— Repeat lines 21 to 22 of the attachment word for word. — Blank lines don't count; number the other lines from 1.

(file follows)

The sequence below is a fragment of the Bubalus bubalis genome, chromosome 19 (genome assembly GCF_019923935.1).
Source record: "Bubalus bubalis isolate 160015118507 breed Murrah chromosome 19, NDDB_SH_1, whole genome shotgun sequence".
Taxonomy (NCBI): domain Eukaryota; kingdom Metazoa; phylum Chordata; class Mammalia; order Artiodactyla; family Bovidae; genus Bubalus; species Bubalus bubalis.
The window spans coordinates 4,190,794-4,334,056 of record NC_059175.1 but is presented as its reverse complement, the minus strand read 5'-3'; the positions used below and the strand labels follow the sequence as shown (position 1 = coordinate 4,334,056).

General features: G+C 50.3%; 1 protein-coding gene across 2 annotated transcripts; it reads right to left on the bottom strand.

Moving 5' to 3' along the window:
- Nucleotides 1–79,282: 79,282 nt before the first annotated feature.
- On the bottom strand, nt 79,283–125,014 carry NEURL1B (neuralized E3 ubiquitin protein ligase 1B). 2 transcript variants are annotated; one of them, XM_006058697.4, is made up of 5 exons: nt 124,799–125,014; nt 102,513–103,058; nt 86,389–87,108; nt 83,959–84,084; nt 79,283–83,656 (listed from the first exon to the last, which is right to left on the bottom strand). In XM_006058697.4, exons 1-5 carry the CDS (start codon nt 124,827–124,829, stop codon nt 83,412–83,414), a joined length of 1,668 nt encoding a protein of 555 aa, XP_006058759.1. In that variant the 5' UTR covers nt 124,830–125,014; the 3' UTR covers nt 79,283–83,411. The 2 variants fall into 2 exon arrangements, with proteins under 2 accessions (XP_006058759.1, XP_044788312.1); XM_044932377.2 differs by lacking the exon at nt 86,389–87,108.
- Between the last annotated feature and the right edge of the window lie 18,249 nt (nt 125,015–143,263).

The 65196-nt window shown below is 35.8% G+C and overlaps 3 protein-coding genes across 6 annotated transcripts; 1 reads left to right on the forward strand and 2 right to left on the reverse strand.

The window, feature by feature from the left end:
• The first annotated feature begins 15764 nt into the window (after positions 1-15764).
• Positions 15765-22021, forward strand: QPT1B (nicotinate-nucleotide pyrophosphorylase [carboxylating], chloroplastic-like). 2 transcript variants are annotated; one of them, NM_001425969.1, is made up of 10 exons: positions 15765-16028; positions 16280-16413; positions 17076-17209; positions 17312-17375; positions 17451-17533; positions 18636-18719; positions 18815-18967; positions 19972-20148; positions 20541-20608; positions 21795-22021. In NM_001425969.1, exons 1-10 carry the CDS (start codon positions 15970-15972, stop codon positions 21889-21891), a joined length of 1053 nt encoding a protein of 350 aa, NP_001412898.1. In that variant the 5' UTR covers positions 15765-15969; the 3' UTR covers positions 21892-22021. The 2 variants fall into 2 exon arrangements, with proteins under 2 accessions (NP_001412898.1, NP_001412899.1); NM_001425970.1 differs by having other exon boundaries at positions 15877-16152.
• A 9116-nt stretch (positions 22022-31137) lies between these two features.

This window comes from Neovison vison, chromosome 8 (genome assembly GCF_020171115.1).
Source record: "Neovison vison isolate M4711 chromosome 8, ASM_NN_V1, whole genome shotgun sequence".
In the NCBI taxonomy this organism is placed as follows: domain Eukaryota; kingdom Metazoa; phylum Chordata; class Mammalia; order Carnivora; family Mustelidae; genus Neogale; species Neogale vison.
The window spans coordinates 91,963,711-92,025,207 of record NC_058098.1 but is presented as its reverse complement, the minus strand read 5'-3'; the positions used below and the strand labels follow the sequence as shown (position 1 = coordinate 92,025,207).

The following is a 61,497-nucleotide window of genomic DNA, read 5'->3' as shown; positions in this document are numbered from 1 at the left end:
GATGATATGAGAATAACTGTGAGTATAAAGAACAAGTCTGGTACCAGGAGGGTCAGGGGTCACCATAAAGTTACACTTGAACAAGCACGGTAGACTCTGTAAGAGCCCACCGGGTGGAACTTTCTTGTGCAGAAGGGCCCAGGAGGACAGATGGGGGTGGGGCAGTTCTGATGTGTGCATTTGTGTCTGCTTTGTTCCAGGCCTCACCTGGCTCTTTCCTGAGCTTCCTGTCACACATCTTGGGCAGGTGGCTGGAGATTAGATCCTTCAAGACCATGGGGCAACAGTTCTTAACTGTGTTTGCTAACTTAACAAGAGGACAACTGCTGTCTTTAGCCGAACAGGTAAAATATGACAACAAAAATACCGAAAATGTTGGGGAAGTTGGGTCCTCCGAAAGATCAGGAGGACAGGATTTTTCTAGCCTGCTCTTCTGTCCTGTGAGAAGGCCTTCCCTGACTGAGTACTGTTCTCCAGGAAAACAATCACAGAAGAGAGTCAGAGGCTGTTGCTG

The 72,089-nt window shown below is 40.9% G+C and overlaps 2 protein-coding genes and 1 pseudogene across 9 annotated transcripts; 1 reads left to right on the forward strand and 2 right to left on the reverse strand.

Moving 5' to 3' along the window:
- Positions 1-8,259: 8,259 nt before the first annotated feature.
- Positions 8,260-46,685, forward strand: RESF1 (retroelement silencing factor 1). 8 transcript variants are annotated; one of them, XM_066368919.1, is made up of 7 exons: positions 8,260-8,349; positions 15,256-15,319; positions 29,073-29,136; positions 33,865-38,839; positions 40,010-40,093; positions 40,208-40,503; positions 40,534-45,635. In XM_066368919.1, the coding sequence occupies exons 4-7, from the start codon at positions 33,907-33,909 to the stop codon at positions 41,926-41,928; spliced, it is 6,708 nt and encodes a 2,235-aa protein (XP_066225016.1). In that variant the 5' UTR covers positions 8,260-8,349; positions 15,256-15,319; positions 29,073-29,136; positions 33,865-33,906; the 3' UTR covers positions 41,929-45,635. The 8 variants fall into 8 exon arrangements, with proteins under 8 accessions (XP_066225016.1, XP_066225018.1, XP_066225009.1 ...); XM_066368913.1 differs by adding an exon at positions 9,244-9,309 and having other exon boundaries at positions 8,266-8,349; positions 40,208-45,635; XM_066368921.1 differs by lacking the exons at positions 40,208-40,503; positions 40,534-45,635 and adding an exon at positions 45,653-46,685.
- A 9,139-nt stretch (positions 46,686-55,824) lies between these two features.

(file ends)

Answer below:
The 72,089-nt window shown below is 40.9% G+C and overlaps 2 protein-coding genes and 1 pseudogene across 9 annotated transcripts; 1 reads left to right on the forward strand and 2 right to left on the reverse strand.

Moving 5' to 3' along the window: